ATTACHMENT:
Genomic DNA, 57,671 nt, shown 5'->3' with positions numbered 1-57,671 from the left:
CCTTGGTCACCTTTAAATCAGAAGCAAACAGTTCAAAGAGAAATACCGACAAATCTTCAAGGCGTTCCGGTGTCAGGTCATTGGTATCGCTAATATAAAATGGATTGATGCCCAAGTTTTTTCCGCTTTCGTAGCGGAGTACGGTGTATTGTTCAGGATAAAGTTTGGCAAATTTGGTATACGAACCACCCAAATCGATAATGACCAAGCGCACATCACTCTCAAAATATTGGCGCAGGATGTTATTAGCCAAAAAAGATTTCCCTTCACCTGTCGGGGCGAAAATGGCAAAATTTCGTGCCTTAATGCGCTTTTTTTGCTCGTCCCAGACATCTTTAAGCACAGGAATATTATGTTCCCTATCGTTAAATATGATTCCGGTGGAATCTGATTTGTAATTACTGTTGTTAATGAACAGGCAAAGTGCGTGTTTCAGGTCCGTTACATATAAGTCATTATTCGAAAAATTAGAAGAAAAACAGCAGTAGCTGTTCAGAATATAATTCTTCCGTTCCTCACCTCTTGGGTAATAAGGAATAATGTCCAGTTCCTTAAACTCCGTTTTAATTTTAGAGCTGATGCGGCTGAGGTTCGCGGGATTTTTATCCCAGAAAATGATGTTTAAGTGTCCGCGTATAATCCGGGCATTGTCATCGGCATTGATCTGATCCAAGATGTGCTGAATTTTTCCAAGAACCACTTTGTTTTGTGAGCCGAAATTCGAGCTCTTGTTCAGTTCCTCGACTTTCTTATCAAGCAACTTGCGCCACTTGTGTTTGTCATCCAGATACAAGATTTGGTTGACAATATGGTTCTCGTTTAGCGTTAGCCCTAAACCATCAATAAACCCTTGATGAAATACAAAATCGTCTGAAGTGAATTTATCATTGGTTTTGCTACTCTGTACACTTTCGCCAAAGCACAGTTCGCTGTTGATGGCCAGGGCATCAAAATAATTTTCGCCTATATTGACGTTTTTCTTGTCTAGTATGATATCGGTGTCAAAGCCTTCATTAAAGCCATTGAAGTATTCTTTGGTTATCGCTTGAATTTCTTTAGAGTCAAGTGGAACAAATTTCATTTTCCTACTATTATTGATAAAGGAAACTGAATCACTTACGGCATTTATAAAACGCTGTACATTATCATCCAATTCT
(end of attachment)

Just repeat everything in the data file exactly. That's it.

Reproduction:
Genomic DNA, 57,671 nt, shown 5'->3' with positions numbered 1-57,671 from the left:
CCTTGGTCACCTTTAAATCAGAAGCAAACAGTTCAAAGAGAAATACCGACAAATCTTCAAGGCGTTCCGGTGTCAGGTCATTGGTATCGCTAATATAAAATGGATTGATGCCCAAGTTTTTTCCGCTTTCGTAGCGGAGTACGGTGTATTGTTCAGGATAAAGTTTGGCAAATTTGGTATACGAACCACCCAAATCGATAATGACCAAGCGCACATCACTCTCAAAATATTGGCGCAGGATGTTATTAGCCAAAAAAGATTTCCCTTCACCTGTCGGGGCGAAAATGGCAAAATTTCGTGCCTTAATGCGCTTTTTTTGCTCGTCCCAGACATCTTTAAGCACAGGAATATTATGTTCCCTATCGTTAAATATGATTCCGGTGGAATCTGATTTGTAATTACTGTTGTTAATGAACAGGCAAAGTGCGTGTTTCAGGTCCGTTACATATAAGTCATTATTCGAAAAATTAGAAGAAAAACAGCAGTAGCTGTTCAGAATATAATTCTTCCGTTCCTCACCTCTTGGGTAATAAGGAATAATGTCCAGTTCCTTAAACTCCGTTTTAATTTTAGAGCTGATGCGGCTGAGGTTCGCGGGATTTTTATCCCAGAAAATGATGTTTAAGTGTCCGCGTATAATCCGGGCATTGTCATCGGCATTGATCTGATCCAAGATGTGCTGAATTTTTCCAAGAACCACTTTGTTTTGTGAGCCGAAATTCGAGCTCTTGTTCAGTTCCTCGACTTTCTTATCAAGCAACTTGCGCCACTTGTGTTTGTCATCCAGATACAAGATTTGGTTGACAATATGGTTCTCGTTTAGCGTTAGCCCTAAACCATCAATAAACCCTTGATGAAATACAAAATCGTCTGAAGTGAATTTATCATTGGTTTTGCTACTCTGTACACTTTCGCCAAAGCACAGTTCGCTGTTGATGGCCAGGGCATCAAAATAATTTTCGCCTATATTGACGTTTTTCTTGTCTAGTATGATATCGGTGTCAAAGCCTTCATTAAAGCCATTGAAGTATTCTTTGGTTATCGCTTGAATTTCTTTAGAGTCAAGTGGAACAAATTTCATTTTCCTACTATTATTGATAAAGGAAACTGAATCACTTACGGCATTTATAAAACGCTGTACATTATCATCCAATTCT